Right now, if I had to choose, it would be the i3 over the Bolt; even with the higher cost and lower range, if nothing but for the flat rear floor.
 

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If the cost savings were the driver, then they would just cheaply lease a Kia and call it a day, or maybe buy a used car. A $400 monthly EV payment is not saving anyone any money. The desire to own an EV, end gas price anxiety, and demonstrate concern for the environment are the main drivers to own an EV, in my opinion. More and more people are discovering how delightful they are to drive as well -- so smooth and quiet. That's a luxury experience in its own right, worth paying for over a conventional car.
cost savings don't just come from the monthly nut...

http://www.greencarcongress.com/2014/10/20141031-icct.html

Most of what you're saying sounds like the rhetoric the manufacturers are spouting. In actually most consumers are doing it because it's financially advantageous to do so.
 

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You sure those cargo figures are accurate for the C-Max Energi? That model has a HUGE hump in the cargo area to accommodate the extended-range battery. I'm thinking those figures are for the non-Energi C-Max, if not the Euro-spec non-hybrid.
 

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Discussion Starter #13
The numbers are great, and probably going to be fairly usable. For most folks.
For me, I look at the rear cargo area, and that's a direct fail for me right there. Having it drop down 4-6" from the hatch... no good. I need to be able to move dog crates in and out easily. Heck, even be able to open the doors on them. I could build up a platform to fill out that space, but then its mostly lost.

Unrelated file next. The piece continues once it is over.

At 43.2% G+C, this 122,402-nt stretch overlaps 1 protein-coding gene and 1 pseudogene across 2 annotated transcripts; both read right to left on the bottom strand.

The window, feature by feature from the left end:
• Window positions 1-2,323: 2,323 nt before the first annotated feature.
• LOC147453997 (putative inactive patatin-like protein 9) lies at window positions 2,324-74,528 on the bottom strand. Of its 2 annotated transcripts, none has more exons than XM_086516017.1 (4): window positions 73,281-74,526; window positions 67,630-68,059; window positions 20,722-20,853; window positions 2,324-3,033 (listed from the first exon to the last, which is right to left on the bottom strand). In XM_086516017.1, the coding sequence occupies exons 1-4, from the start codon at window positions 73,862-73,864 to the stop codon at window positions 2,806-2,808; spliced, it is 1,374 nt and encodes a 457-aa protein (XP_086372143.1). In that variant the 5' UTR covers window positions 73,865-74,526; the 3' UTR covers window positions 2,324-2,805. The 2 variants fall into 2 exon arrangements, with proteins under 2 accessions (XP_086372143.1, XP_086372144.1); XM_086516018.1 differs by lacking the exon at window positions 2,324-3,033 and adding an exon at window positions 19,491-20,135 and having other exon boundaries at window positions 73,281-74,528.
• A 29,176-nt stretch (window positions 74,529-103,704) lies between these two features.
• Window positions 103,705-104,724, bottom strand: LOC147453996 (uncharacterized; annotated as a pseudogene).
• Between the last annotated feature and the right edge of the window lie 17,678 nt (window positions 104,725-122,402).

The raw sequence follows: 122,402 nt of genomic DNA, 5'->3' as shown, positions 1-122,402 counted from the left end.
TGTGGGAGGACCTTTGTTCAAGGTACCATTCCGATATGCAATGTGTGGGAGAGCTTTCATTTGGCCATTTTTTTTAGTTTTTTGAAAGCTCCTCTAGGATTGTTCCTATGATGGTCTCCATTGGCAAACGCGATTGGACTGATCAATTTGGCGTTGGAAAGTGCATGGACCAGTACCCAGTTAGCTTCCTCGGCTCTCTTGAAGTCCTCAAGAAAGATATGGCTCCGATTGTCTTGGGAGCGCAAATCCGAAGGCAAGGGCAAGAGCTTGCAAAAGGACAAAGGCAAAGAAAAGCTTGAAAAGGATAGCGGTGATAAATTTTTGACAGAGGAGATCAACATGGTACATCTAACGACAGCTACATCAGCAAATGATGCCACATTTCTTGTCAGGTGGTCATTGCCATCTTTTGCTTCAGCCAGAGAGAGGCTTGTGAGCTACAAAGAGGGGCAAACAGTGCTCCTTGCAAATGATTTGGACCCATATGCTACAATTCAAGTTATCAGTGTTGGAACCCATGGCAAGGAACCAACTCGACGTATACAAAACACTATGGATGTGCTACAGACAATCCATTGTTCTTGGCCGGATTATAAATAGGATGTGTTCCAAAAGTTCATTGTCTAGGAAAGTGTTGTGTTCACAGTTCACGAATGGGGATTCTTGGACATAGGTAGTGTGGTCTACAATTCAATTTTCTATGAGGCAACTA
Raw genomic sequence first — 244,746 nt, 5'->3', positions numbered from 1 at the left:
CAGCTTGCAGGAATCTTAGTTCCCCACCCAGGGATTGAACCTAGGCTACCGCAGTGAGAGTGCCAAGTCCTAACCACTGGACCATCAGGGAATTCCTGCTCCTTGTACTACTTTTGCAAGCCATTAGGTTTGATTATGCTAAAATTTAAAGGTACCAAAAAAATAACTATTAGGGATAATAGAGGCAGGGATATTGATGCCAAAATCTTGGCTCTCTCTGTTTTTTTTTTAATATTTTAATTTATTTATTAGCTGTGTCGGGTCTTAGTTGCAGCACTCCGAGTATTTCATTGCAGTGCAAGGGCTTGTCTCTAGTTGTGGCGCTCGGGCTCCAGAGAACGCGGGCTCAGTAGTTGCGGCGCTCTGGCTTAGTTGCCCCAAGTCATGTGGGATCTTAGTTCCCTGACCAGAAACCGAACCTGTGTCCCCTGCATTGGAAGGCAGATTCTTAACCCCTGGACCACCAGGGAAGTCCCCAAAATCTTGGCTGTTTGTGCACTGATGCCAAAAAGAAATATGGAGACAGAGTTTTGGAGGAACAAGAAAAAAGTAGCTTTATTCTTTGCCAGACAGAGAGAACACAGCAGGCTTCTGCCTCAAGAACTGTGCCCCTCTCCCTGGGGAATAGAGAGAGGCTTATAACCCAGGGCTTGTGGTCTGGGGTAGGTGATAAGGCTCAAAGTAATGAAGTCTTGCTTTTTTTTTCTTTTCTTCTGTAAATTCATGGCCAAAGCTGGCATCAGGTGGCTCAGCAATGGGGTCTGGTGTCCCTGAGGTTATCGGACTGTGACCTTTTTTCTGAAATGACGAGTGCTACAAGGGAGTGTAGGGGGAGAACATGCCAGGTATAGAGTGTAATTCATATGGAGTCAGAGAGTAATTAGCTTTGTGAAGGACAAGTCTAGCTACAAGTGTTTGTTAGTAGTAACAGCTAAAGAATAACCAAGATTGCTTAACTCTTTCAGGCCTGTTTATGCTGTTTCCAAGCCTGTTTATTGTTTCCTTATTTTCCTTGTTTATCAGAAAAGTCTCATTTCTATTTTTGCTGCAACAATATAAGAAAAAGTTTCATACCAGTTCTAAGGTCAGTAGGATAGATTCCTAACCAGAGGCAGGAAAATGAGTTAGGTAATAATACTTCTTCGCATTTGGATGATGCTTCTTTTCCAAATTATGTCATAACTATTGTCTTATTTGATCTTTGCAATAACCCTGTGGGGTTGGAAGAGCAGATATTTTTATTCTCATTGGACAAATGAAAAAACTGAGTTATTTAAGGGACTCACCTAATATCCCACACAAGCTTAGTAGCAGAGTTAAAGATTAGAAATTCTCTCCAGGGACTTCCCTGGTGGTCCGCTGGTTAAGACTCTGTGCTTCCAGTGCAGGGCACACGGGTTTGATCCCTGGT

Right now, if I had to choose, it would be the i3 over the Bolt; even with the higher cost and lower range, if nothing but for the flat rear floor.
I think you need to watch this video on the Bolt EV trunk capability...

https://youtu.be/6lnkgEbSqfE?t=4m2s
 

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Discussion Starter #14

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Discussion Starter #16
Thanks for showing that to me, had not seen that platform in the various photos and videos I've seen so far. That... that could make a big difference. Still end up with some 'wasted' space, but could put some emergency supplies or something down there.
You're welcome. Personally, I'm hoping that space is where they put the rear motor for the AWD performance variant they make to better compete with the Model 3 in 2018. Time will tell.
 

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You're welcome. Personally, I'm hoping that space is where they put the rear motor for the AWD performance variant they make to better compete with the Model 3 in 2018. Time will tell.
It sure looks like they left room for it behind the battery. "Anything's possible" - Pam Fletcher.
 

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This has me excited to see how it will perform in the winter since AWD vehicles are known to do better. And with the way this system is designed, they could possibly do more to improve it for just that.